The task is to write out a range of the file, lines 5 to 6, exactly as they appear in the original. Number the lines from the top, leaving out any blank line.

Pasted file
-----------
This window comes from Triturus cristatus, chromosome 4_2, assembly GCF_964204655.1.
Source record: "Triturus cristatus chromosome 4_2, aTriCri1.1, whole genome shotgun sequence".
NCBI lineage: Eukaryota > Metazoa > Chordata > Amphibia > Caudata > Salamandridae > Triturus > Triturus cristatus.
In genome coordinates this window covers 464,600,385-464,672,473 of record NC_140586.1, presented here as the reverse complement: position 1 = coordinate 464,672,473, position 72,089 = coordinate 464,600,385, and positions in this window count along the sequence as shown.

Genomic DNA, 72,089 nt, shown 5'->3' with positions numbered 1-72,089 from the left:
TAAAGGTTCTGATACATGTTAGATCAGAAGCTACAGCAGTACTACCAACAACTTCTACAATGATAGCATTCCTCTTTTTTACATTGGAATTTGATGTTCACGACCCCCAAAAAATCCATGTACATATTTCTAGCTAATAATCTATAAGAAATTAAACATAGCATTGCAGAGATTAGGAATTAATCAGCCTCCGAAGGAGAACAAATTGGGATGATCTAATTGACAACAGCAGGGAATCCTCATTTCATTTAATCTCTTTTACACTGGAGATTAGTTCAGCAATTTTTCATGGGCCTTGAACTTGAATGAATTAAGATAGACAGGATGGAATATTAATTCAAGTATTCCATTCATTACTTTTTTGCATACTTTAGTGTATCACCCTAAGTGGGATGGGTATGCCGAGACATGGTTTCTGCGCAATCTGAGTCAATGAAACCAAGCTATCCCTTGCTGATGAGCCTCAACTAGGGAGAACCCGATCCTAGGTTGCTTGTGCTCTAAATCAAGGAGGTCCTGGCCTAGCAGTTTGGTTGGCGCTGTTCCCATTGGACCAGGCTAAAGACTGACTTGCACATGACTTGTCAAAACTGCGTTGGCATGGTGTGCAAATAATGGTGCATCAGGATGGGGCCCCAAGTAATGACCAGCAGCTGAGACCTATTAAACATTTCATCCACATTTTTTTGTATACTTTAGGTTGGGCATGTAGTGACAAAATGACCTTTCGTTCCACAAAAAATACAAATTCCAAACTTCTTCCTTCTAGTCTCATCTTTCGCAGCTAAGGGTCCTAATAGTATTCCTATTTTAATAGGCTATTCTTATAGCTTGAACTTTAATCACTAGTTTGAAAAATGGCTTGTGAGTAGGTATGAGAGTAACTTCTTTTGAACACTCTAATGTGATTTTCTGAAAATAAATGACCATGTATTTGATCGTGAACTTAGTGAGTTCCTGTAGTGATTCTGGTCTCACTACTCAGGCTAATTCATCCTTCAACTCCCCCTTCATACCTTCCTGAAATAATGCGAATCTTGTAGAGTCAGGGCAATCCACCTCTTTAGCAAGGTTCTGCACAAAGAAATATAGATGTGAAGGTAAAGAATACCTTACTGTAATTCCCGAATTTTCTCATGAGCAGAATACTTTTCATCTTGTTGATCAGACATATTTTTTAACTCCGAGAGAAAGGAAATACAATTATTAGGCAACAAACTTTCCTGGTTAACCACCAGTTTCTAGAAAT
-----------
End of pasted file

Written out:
Genomic DNA, 72,089 nt, shown 5'->3' with positions numbered 1-72,089 from the left:
TAAAGGTTCTGATACATGTTAGATCAGAAGCTACAGCAGTACTACCAACAACTTCTACAATGATAGCATTCCTCTTTTTTACATTGGAATTTGATGTTCACGACCCCCAAAAAATCCATGTACATATTTCTAGCTAATAATCTATAAGAAATTAAACATAGCATTGCAGAGATTAGGAATTAATCAGCCTCCGAAGGAGAACAAATTGGGATGATCTAATTGACAACAGCAGGGAATCCTCATTTCATTTAATCTCTTTTACACTGGAGATTAGTTCAGCAATTTTTCATGGGCCTTGAACTTGAATGAATTAAGATAGACAGGATGGAATATTAATTCAAGTATTCCATTCATTACTTTTTTGCATACTTTAGTGTATCACCCTAAGTGGGATGGGTATGCCGAGACATGGTTTCTGCGCAATCTGAGTCAATGAAACCAAGCTATCCCTTGCTGATGAGCCTCAACTAGGGAGAACCCGATCCTAGGTTGCTTGTGCTCTAAATCAAGGAGGTCCTGGCCTAGCAGTTTGGTTGGCGCTGTTCCCATTGGACCAGGCTAAAGACTGACTTGCACATGACTTGTCAAAACTGCGTTGGCATGGTGTGCAAATAATGGTGCATCAGGATGGGGCCCCAAGTAATGACCAGCAGCTGAGACCTATTAAACATTTCATCCACATTTTTTTGTATACTTTAGGTTGGGCATGTAGTGACAAAATGACCTTTCGTTCCACAAAAAATACAAATTCCAAACTTCTTCCTTCTAGTCTCATCTTTCGCAGCTAAGGGTCCTAATAGTATTCCTATTTTAATAGGCTATTCTTATAGCTTGAACTTTAATCACTAGTTTGAAAAATGGCTTGTGAGTAGGTATGAGAGTAACTTCTTTTGAACACTCTAATGTGATTTTCTGAAAATAAATGACCATGTATTTGATCGTGAACTTAGTGAGTTCCTGTAGTGATTCTGGTCTCACTACTCAGGCTAATTCATCCTTCAACTCCCCCTTCATACCTTCCTGAAATAATGCGAATCTTGTAGAGTCAGGGCAATCCACCTCTTTAGCAAGGTTCTGCACAAAGAAATATAGATGTGAAGGTAAAGAATACCTTACTGTAATTCCCGAATTTTCTCATGAGCAGAATACTTTTCATCTTGTTGATCAGACATATTTTTTAACTCCGAGAGAAAGGAAATACAATTATTAGGCAACAAACTTTCCTGGTTAACCACCAGTTTCTAGAAAT